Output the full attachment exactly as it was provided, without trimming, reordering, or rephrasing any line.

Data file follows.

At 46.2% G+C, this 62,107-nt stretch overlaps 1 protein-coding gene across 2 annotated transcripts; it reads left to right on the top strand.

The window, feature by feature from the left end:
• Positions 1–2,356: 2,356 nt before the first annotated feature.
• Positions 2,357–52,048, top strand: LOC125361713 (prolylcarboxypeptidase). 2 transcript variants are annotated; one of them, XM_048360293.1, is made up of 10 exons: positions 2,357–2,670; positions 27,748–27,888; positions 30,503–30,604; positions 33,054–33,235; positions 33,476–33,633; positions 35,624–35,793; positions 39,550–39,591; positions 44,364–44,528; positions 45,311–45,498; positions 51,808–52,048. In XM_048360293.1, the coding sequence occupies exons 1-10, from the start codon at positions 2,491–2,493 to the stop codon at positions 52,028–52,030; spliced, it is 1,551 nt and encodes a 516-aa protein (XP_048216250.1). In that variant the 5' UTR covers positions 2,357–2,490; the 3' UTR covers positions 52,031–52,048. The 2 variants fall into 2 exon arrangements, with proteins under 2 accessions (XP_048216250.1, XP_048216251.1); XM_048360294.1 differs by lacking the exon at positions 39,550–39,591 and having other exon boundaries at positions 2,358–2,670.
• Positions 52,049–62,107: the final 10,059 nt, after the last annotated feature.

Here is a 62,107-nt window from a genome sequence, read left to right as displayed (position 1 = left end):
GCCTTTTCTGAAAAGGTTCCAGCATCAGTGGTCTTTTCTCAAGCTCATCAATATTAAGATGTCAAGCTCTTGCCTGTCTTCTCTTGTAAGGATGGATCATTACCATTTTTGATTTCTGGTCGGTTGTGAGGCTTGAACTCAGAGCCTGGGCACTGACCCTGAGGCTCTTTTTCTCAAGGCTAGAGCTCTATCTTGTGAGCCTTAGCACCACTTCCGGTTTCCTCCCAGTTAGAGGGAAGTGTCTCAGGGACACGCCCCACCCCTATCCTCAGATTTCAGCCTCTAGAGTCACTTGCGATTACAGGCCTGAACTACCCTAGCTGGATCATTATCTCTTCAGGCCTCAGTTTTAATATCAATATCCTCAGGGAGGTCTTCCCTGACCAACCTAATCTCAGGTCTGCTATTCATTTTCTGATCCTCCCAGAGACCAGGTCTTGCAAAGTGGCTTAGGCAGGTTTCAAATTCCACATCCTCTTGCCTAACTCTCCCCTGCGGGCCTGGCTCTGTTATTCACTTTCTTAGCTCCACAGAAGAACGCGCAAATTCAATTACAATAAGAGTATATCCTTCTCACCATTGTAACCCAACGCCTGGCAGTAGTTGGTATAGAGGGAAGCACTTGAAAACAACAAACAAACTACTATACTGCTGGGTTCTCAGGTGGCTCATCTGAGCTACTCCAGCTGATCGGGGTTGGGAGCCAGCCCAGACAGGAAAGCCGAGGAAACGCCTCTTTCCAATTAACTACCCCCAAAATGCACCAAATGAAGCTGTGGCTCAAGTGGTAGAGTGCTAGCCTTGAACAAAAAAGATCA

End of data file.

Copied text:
At 46.2% G+C, this 62,107-nt stretch overlaps 1 protein-coding gene across 2 annotated transcripts; it reads left to right on the top strand.

The window, feature by feature from the left end:
• Positions 1–2,356: 2,356 nt before the first annotated feature.
• Positions 2,357–52,048, top strand: LOC125361713 (prolylcarboxypeptidase). 2 transcript variants are annotated; one of them, XM_048360293.1, is made up of 10 exons: positions 2,357–2,670; positions 27,748–27,888; positions 30,503–30,604; positions 33,054–33,235; positions 33,476–33,633; positions 35,624–35,793; positions 39,550–39,591; positions 44,364–44,528; positions 45,311–45,498; positions 51,808–52,048. In XM_048360293.1, the coding sequence occupies exons 1-10, from the start codon at positions 2,491–2,493 to the stop codon at positions 52,028–52,030; spliced, it is 1,551 nt and encodes a 516-aa protein (XP_048216250.1). In that variant the 5' UTR covers positions 2,357–2,490; the 3' UTR covers positions 52,031–52,048. The 2 variants fall into 2 exon arrangements, with proteins under 2 accessions (XP_048216250.1, XP_048216251.1); XM_048360294.1 differs by lacking the exon at positions 39,550–39,591 and having other exon boundaries at positions 2,358–2,670.
• Positions 52,049–62,107: the final 10,059 nt, after the last annotated feature.

Here is a 62,107-nt window from a genome sequence, read left to right as displayed (position 1 = left end):
GCCTTTTCTGAAAAGGTTCCAGCATCAGTGGTCTTTTCTCAAGCTCATCAATATTAAGATGTCAAGCTCTTGCCTGTCTTCTCTTGTAAGGATGGATCATTACCATTTTTGATTTCTGGTCGGTTGTGAGGCTTGAACTCAGAGCCTGGGCACTGACCCTGAGGCTCTTTTTCTCAAGGCTAGAGCTCTATCTTGTGAGCCTTAGCACCACTTCCGGTTTCCTCCCAGTTAGAGGGAAGTGTCTCAGGGACACGCCCCACCCCTATCCTCAGATTTCAGCCTCTAGAGTCACTTGCGATTACAGGCCTGAACTACCCTAGCTGGATCATTATCTCTTCAGGCCTCAGTTTTAATATCAATATCCTCAGGGAGGTCTTCCCTGACCAACCTAATCTCAGGTCTGCTATTCATTTTCTGATCCTCCCAGAGACCAGGTCTTGCAAAGTGGCTTAGGCAGGTTTCAAATTCCACATCCTCTTGCCTAACTCTCCCCTGCGGGCCTGGCTCTGTTATTCACTTTCTTAGCTCCACAGAAGAACGCGCAAATTCAATTACAATAAGAGTATATCCTTCTCACCATTGTAACCCAACGCCTGGCAGTAGTTGGTATAGAGGGAAGCACTTGAAAACAACAAACAAACTACTATACTGCTGGGTTCTCAGGTGGCTCATCTGAGCTACTCCAGCTGATCGGGGTTGGGAGCCAGCCCAGACAGGAAAGCCGAGGAAACGCCTCTTTCCAATTAACTACCCCCAAAATGCACCAAATGAAGCTGTGGCTCAAGTGGTAGAGTGCTAGCCTTGAACAAAAAAGATCA